Antioch

Antioch on the Orontes (/ˈæntiˌɒk/; also Syrian Antioch)[note 1] was an ancient Greek – Roman city on the eastern side of the Orontes River. Its ruins lie near the modern city of Antakya, Turkey, and lends the modern city its name.

Antioch was founded near the end of the 4th century BC by Seleucus I Nicator, one of Alexander the Great’s generals. The city’s geographical, military, and economic location benefited its occupants, particularly such features as the spice trade, the Silk Road, and the Persian Royal Road. It eventually rivaled Alexandria as the chief city of the Near East. It was also the main center of Hellenistic Judaism at the end of the Second Temple period. Most of the urban development of Antioch was done during the Roman empire, when the city was one of the most important in the eastern Mediterranean area of Rome’s dominions.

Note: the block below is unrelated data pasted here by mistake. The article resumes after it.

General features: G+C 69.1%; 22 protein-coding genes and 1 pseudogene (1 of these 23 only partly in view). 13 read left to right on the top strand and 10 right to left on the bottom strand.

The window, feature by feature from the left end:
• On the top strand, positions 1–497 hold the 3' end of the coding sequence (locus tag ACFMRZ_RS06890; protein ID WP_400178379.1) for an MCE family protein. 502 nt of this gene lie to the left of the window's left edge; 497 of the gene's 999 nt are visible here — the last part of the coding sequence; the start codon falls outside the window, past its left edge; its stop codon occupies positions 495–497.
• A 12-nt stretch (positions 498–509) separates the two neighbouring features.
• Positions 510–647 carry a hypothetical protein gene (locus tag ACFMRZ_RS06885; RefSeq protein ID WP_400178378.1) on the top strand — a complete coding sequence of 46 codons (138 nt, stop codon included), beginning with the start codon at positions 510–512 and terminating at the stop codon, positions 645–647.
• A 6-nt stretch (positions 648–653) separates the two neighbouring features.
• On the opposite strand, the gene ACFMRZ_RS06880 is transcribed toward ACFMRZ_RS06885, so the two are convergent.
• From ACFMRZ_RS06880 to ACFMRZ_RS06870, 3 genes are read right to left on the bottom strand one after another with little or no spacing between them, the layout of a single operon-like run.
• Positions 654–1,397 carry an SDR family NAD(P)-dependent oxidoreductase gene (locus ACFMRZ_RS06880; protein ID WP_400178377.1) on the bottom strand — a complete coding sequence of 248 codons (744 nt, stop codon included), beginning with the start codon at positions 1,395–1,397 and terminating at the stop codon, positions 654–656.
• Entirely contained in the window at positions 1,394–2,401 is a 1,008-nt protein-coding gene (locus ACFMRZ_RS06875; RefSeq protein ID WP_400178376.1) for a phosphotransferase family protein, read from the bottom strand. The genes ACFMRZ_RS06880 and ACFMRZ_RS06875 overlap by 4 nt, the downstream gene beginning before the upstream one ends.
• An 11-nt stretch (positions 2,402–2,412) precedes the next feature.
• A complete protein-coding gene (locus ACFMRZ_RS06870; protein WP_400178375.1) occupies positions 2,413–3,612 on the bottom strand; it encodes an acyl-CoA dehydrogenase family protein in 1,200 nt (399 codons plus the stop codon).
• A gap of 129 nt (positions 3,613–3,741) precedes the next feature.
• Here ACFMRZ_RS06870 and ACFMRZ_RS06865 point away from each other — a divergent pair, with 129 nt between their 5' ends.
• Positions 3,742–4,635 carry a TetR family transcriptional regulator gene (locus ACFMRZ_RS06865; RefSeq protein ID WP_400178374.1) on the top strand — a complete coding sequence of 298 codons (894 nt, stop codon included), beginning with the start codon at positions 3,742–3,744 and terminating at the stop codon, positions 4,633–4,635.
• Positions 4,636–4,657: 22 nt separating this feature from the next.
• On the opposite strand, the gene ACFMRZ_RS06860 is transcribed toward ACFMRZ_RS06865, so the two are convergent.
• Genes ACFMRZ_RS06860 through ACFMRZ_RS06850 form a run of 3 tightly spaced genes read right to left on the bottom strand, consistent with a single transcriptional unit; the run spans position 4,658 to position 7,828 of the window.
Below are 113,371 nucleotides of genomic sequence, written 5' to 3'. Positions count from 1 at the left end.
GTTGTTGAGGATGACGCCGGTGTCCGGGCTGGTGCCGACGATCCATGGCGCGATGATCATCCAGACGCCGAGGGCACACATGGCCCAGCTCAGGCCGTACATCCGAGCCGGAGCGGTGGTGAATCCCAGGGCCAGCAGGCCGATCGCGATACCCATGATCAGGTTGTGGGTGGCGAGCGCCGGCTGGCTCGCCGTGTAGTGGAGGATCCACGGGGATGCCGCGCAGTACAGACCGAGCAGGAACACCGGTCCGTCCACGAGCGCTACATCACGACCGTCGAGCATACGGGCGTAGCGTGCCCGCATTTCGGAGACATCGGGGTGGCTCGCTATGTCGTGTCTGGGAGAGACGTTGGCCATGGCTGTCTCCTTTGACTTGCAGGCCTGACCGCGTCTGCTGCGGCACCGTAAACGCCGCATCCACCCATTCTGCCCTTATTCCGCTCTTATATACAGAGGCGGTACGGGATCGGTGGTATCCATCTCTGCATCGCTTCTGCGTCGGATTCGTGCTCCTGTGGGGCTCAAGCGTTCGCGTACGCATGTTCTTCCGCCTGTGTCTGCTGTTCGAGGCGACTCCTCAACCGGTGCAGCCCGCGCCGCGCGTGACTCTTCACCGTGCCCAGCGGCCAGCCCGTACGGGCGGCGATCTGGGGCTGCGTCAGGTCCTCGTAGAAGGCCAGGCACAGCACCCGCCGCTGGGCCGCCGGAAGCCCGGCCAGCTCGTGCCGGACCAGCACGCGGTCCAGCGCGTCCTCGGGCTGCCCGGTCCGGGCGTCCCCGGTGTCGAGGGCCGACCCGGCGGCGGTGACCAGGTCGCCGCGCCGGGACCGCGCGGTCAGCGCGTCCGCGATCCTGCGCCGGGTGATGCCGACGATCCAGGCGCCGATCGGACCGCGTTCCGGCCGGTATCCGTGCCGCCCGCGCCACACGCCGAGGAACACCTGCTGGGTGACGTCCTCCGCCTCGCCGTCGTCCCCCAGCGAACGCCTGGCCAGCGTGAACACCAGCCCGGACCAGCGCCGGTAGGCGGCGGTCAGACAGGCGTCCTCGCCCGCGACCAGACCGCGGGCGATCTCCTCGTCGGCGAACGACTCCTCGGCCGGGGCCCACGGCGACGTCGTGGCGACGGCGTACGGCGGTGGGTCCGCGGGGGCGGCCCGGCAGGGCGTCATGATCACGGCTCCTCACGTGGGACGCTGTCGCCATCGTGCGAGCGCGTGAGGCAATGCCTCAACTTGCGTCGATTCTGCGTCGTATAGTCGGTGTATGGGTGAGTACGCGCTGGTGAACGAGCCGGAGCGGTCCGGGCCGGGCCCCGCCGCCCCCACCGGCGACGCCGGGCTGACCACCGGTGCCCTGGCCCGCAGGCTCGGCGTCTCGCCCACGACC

Antioch was called “the cradle of Christianity” as a result of its longevity and the pivotal role that it played in the emergence of both Hellenistic Judaism and early Christianity. The Christian New Testament asserts that the name “Christian” first emerged in Antioch. It was one of the four cities of the Syrian tetrapolis, and its residents were known as Antiochenes. The city was once a great metropolis of half a million people during Augustan times, but it declined to insignificance during the Middle Ages because of warfare, repeated earthquakes, and a change in trade routes, which no longer passed through Antioch from the far east, following the Mongol conquests.